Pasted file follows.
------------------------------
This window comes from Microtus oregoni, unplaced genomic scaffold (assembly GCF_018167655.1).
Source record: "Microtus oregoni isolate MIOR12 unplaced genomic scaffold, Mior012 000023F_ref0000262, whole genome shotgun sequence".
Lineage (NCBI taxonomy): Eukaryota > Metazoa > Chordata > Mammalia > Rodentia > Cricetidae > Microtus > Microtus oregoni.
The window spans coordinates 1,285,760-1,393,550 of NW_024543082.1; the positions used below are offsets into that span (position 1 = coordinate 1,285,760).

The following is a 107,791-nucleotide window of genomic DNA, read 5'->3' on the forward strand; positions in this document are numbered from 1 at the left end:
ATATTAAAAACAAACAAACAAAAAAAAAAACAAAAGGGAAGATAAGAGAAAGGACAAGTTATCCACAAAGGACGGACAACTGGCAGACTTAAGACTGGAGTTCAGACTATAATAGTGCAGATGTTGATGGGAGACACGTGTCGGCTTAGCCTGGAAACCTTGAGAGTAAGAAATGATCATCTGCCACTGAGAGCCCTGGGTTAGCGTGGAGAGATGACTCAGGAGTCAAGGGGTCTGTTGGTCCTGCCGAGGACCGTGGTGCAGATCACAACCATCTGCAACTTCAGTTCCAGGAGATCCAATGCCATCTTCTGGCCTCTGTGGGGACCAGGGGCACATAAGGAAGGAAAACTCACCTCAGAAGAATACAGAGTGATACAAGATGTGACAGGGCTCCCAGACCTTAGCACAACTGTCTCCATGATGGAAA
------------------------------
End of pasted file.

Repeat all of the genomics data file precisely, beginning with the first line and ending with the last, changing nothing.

This window comes from Microtus oregoni, unplaced genomic scaffold (assembly GCF_018167655.1).
Source record: "Microtus oregoni isolate MIOR12 unplaced genomic scaffold, Mior012 000023F_ref0000262, whole genome shotgun sequence".
Lineage (NCBI taxonomy): Eukaryota > Metazoa > Chordata > Mammalia > Rodentia > Cricetidae > Microtus > Microtus oregoni.
The window spans coordinates 1,285,760-1,393,550 of NW_024543082.1; the positions used below are offsets into that span (position 1 = coordinate 1,285,760).

The following is a 107,791-nucleotide window of genomic DNA, read 5'->3' on the forward strand; positions in this document are numbered from 1 at the left end:
ATATTAAAAACAAACAAACAAAAAAAAAAACAAAAGGGAAGATAAGAGAAAGGACAAGTTATCCACAAAGGACGGACAACTGGCAGACTTAAGACTGGAGTTCAGACTATAATAGTGCAGATGTTGATGGGAGACACGTGTCGGCTTAGCCTGGAAACCTTGAGAGTAAGAAATGATCATCTGCCACTGAGAGCCCTGGGTTAGCGTGGAGAGATGACTCAGGAGTCAAGGGGTCTGTTGGTCCTGCCGAGGACCGTGGTGCAGATCACAACCATCTGCAACTTCAGTTCCAGGAGATCCAATGCCATCTTCTGGCCTCTGTGGGGACCAGGGGCACATAAGGAAGGAAAACTCACCTCAGAAGAATACAGAGTGATACAAGATGTGACAGGGCTCCCAGACCTTAGCACAACTGTCTCCATGATGGAAA